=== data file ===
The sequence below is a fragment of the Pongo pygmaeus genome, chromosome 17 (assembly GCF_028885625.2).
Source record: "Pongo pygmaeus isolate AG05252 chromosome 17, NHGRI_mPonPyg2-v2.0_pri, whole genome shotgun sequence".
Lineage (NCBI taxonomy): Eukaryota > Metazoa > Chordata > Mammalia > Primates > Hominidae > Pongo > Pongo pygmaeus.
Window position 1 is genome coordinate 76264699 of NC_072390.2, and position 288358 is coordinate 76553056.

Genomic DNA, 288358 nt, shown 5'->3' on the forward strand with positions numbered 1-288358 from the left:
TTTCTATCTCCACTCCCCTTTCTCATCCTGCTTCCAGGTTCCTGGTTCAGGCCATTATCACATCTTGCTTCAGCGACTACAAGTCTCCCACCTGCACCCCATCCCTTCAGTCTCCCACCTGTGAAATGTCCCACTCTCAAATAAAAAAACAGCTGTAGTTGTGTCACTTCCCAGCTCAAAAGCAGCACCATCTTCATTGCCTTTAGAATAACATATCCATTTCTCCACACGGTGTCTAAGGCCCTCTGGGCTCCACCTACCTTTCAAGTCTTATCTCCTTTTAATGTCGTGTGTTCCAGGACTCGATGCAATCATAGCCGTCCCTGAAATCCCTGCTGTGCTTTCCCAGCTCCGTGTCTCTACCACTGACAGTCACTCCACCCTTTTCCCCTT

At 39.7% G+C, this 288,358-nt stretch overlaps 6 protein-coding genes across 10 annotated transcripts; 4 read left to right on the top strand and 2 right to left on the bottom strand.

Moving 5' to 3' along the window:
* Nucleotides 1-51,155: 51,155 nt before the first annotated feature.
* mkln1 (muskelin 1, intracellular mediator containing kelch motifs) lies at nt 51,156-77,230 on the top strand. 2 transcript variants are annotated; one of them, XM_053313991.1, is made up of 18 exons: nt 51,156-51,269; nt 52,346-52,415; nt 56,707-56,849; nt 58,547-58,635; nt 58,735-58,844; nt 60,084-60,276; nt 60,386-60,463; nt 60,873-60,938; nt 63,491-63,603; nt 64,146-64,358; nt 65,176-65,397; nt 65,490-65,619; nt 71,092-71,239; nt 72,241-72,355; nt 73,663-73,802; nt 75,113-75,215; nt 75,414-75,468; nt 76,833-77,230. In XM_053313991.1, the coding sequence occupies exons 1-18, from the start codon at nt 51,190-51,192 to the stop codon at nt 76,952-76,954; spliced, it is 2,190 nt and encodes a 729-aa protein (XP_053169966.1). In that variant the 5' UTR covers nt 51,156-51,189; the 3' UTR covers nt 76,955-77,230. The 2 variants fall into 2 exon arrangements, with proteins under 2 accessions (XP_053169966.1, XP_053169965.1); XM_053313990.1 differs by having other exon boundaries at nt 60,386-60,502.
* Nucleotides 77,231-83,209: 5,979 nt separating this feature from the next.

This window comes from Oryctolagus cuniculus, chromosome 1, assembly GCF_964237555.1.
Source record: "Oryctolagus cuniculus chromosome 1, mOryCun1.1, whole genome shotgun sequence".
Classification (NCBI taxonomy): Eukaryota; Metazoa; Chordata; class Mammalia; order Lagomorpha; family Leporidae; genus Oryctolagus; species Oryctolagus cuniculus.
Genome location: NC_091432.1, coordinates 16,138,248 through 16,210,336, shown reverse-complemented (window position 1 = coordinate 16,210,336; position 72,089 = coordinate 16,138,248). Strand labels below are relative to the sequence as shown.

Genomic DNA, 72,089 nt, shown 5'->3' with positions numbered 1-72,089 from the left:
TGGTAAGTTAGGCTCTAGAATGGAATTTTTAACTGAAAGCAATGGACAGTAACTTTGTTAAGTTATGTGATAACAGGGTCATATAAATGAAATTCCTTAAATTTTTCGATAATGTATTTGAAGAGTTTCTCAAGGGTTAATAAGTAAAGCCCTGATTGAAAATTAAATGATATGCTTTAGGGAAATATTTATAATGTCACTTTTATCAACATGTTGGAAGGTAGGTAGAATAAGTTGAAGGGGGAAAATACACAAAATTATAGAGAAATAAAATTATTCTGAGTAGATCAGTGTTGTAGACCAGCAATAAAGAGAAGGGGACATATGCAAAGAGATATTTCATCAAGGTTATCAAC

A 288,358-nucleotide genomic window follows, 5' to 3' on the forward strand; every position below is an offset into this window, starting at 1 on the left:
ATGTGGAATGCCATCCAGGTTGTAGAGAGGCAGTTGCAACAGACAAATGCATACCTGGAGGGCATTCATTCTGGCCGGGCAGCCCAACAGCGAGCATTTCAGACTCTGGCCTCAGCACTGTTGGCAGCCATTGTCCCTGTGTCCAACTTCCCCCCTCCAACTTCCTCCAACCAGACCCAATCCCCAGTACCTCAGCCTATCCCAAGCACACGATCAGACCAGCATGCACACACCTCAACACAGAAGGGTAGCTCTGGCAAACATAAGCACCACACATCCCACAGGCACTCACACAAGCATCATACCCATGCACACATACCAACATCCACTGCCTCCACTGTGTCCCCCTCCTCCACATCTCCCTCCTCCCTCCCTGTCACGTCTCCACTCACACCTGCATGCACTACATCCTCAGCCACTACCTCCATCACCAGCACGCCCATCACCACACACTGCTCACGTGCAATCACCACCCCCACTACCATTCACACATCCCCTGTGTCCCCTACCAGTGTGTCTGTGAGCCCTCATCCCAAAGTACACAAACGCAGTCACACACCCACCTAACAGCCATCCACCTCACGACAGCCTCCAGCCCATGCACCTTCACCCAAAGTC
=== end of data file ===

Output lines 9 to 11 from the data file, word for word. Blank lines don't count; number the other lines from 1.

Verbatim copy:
* Nucleotides 1-51,155: 51,155 nt before the first annotated feature.
* mkln1 (muskelin 1, intracellular mediator containing kelch motifs) lies at nt 51,156-77,230 on the top strand. 2 transcript variants are annotated; one of them, XM_053313991.1, is made up of 18 exons: nt 51,156-51,269; nt 52,346-52,415; nt 56,707-56,849; nt 58,547-58,635; nt 58,735-58,844; nt 60,084-60,276; nt 60,386-60,463; nt 60,873-60,938; nt 63,491-63,603; nt 64,146-64,358; nt 65,176-65,397; nt 65,490-65,619; nt 71,092-71,239; nt 72,241-72,355; nt 73,663-73,802; nt 75,113-75,215; nt 75,414-75,468; nt 76,833-77,230. In XM_053313991.1, the coding sequence occupies exons 1-18, from the start codon at nt 51,190-51,192 to the stop codon at nt 76,952-76,954; spliced, it is 2,190 nt and encodes a 729-aa protein (XP_053169966.1). In that variant the 5' UTR covers nt 51,156-51,189; the 3' UTR covers nt 76,955-77,230. The 2 variants fall into 2 exon arrangements, with proteins under 2 accessions (XP_053169966.1, XP_053169965.1); XM_053313990.1 differs by having other exon boundaries at nt 60,386-60,502.
* Nucleotides 77,231-83,209: 5,979 nt separating this feature from the next.